I thought it may be helpful if I were to pull some of these screenshots and share some quick thoughts on them (these are the actual screenshots posted to facebook, so I have no idea what the real product is).

One thing to note is we obviously can’t tell from these screenshots if the product would have good margins or if it is a good candidate to private label, however, we are able to size up the competition and demand.

Example 1: 


This looks like a potentially excellent product.  Great sales volume with relatively low competition.  I shouldn’t have any problem jumping into the top 5 spots with 100 reviews.


Example 2: 

interpret Amazon sales data: extension

I would shy away from this product/keyword.  Why it does look like someone snuck in the top 5 spots with only 22 reviews, I would imagine he is doing a giveaway or is priced well below the competition. There is plenty of demand here, however, the competition is too steep for my liking.  It would take a lot of time or money to get my review count up to where I can compete with the guys in the top spots.

Example 3: 

screenshot 3

This looks like an excellent potential opportunity.  These items are selling like hot cakes and nobody is completely dominating.  I shouldn’t have any trouble popping up in those top 5 spots.  If I had some extra promotional money, I could giveaway 50 or 100 right off the bat (to a review group) to jumpstart my review count.  If I was on a tighter budget, I could giveaway 10 or so then work on my review count with a good follow up series to organic buyers.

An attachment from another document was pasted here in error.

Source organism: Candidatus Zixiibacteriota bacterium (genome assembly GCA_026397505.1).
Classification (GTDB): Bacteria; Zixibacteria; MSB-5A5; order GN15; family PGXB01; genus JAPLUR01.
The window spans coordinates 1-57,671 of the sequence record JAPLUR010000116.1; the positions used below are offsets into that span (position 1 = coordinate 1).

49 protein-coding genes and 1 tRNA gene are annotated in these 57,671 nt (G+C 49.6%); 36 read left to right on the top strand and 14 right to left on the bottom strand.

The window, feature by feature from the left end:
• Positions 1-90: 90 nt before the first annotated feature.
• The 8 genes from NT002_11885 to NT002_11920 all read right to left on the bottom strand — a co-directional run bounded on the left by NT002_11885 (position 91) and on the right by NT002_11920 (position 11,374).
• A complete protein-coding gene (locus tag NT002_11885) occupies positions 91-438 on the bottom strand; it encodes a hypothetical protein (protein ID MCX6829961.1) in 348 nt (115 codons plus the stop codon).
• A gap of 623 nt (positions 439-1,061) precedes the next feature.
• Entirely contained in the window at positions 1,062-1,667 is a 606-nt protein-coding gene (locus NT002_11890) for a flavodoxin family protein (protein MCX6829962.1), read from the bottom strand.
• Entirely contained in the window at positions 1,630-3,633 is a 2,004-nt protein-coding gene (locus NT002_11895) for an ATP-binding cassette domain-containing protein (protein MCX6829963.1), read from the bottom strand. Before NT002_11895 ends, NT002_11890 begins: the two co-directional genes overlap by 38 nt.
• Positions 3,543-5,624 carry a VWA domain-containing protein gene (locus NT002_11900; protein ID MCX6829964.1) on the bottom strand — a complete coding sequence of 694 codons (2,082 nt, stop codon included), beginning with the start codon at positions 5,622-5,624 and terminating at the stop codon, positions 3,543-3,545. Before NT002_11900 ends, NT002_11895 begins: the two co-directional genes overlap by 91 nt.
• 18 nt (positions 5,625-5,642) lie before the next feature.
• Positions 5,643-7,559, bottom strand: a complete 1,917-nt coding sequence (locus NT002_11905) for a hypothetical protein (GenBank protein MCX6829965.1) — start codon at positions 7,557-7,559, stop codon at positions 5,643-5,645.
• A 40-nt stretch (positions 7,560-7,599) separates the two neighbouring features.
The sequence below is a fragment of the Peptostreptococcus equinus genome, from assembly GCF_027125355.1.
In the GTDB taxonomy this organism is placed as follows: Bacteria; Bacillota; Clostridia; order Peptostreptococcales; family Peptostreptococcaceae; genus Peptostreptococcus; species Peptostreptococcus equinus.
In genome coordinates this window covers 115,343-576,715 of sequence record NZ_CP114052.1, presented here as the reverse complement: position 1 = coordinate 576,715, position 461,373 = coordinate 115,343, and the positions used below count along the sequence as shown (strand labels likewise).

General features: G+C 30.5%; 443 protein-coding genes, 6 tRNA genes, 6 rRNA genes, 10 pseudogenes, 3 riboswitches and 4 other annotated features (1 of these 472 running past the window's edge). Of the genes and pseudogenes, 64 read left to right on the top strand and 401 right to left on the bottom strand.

In Closing…

So these are just a few of the criteria I use when scanning through products. Again, I want to emphasize that there is no right answer, and at some point overanalyzing your product choice is counterproductive to making moves forward and getting something up.

A quick note as well, I will be walking through my product selection process in a live webinar on October 13th, 9p EST/6p PST. It will  be a totally free webinar, and a good chance for you to look over my shoulder as I choose a product. In subsequent weeks, I will be going through the whole product launch process, you can read more about it here. If you can’t attend, we will be recapping our progress on our blog, and you can always participate in the comments section. So let me know of other important criteria that you look at when evaluating the viability of a private label product.


28 comments on “How I Use Jungle Scout Data to Help My Amazon FBA Success